The length of appointments to see practice nurses and GPs should be extended in order to meet the needs of patients with increasingly complex health problems, according to the British Medical Association.
As part of its general election “manifesto”, the BMA said it wanted to see the NHS restored to a “publicly provided service”
Calling for appointment lengths to be extended to 15 or 20 minutes, BMA chairman Dr Hamish Meldrum said although an extension to appointment times would require greater investment in surgeries and staff, the complexity of modern-day medical issues meant that the current 10-minute slot was not long enough.
Dr Meldrum cited factors such as obesity, mental health and social problems and an increasingly ageing population as reasons why the current time-frame for doctors to make accurate diagnoses was inadequate.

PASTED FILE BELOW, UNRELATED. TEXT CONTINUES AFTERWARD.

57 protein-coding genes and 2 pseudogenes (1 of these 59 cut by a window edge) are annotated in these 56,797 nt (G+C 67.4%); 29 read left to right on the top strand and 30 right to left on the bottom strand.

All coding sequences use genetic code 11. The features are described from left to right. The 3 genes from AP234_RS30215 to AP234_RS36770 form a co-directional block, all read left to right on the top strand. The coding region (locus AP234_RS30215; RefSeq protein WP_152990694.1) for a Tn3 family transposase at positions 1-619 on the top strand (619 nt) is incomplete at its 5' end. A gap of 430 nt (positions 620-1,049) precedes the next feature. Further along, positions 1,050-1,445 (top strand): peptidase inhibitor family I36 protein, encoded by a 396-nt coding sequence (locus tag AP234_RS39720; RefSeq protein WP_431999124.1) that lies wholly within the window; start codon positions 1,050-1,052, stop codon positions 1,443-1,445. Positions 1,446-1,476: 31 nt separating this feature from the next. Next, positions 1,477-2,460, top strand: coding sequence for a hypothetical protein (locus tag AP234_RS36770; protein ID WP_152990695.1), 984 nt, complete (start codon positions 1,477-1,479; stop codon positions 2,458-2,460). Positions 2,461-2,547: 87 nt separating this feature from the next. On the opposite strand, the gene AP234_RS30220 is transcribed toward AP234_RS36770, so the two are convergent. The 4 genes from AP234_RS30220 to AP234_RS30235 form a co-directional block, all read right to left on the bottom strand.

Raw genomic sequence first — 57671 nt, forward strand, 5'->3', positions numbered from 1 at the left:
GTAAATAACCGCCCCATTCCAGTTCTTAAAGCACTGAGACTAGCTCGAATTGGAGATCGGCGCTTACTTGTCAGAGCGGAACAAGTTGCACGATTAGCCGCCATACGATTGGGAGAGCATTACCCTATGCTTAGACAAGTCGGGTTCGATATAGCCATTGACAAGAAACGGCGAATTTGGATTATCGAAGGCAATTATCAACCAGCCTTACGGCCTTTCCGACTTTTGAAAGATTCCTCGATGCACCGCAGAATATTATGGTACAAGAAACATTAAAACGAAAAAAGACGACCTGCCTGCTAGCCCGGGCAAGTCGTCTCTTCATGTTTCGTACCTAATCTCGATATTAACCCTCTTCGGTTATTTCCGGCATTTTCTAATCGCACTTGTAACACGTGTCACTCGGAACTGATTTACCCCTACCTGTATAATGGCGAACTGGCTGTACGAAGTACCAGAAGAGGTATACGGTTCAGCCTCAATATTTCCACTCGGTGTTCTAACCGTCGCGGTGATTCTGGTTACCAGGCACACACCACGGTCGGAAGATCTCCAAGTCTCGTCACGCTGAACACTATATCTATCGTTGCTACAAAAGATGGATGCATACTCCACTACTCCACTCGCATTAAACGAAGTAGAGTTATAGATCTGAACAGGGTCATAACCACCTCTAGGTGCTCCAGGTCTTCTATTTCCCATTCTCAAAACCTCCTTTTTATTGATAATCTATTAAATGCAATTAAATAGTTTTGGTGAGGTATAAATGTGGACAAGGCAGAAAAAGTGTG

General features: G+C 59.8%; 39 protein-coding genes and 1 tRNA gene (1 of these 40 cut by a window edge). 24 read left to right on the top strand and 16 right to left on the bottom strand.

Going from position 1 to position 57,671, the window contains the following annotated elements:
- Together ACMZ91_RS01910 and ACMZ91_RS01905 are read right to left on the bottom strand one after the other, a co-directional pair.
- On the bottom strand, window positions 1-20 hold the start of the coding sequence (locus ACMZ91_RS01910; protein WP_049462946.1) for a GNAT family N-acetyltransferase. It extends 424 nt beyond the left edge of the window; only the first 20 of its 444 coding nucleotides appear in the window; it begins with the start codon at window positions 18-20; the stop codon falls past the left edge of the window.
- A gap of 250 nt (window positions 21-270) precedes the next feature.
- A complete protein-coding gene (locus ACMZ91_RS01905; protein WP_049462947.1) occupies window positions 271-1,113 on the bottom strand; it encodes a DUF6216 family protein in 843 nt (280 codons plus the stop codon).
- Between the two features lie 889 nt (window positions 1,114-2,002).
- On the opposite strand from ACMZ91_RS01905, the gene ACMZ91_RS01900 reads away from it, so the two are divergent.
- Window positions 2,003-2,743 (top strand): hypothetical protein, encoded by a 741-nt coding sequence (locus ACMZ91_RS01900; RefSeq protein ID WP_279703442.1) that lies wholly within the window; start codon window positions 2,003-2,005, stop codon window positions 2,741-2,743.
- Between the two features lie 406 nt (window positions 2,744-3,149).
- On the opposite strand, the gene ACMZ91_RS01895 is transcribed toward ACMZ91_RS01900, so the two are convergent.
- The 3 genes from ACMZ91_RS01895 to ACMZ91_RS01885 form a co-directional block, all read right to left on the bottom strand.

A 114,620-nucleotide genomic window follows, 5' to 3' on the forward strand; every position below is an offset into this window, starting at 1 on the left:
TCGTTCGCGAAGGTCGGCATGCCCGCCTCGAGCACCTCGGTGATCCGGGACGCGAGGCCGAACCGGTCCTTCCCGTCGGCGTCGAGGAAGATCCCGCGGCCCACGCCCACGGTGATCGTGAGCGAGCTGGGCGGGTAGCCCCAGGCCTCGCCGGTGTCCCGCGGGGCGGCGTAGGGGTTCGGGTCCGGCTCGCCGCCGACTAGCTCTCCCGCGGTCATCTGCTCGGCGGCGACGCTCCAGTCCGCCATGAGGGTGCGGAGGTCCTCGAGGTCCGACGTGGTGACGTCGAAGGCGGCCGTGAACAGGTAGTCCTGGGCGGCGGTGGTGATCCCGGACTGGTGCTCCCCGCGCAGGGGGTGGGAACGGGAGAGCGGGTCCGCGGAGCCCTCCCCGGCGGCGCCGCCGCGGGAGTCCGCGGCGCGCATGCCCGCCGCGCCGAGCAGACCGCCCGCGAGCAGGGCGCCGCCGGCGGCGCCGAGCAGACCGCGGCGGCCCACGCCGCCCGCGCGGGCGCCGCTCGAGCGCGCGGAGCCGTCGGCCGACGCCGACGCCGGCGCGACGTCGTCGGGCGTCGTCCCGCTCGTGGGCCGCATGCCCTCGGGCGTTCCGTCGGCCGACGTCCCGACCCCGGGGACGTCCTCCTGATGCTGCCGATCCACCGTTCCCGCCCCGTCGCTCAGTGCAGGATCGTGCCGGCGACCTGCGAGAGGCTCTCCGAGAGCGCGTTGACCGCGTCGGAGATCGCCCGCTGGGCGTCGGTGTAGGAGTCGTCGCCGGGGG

He said: “With people living longer, and being more likely to suffer from comorbidities, the sort of work that GPs and practice nurses are doing is increasingly complex, and the standard 10 minute appointment is not sufficient.
“If you are going to be increasing the length of consultations by 50% then you are going to increase the length of doctors’ consultation time by 50%.
“In that case you are talking about a significant increase in the number of doctors.
“We accept that there will be a cost there, but it’s an aspiration, an important aspiration. It’s something that we want to be moving towards.”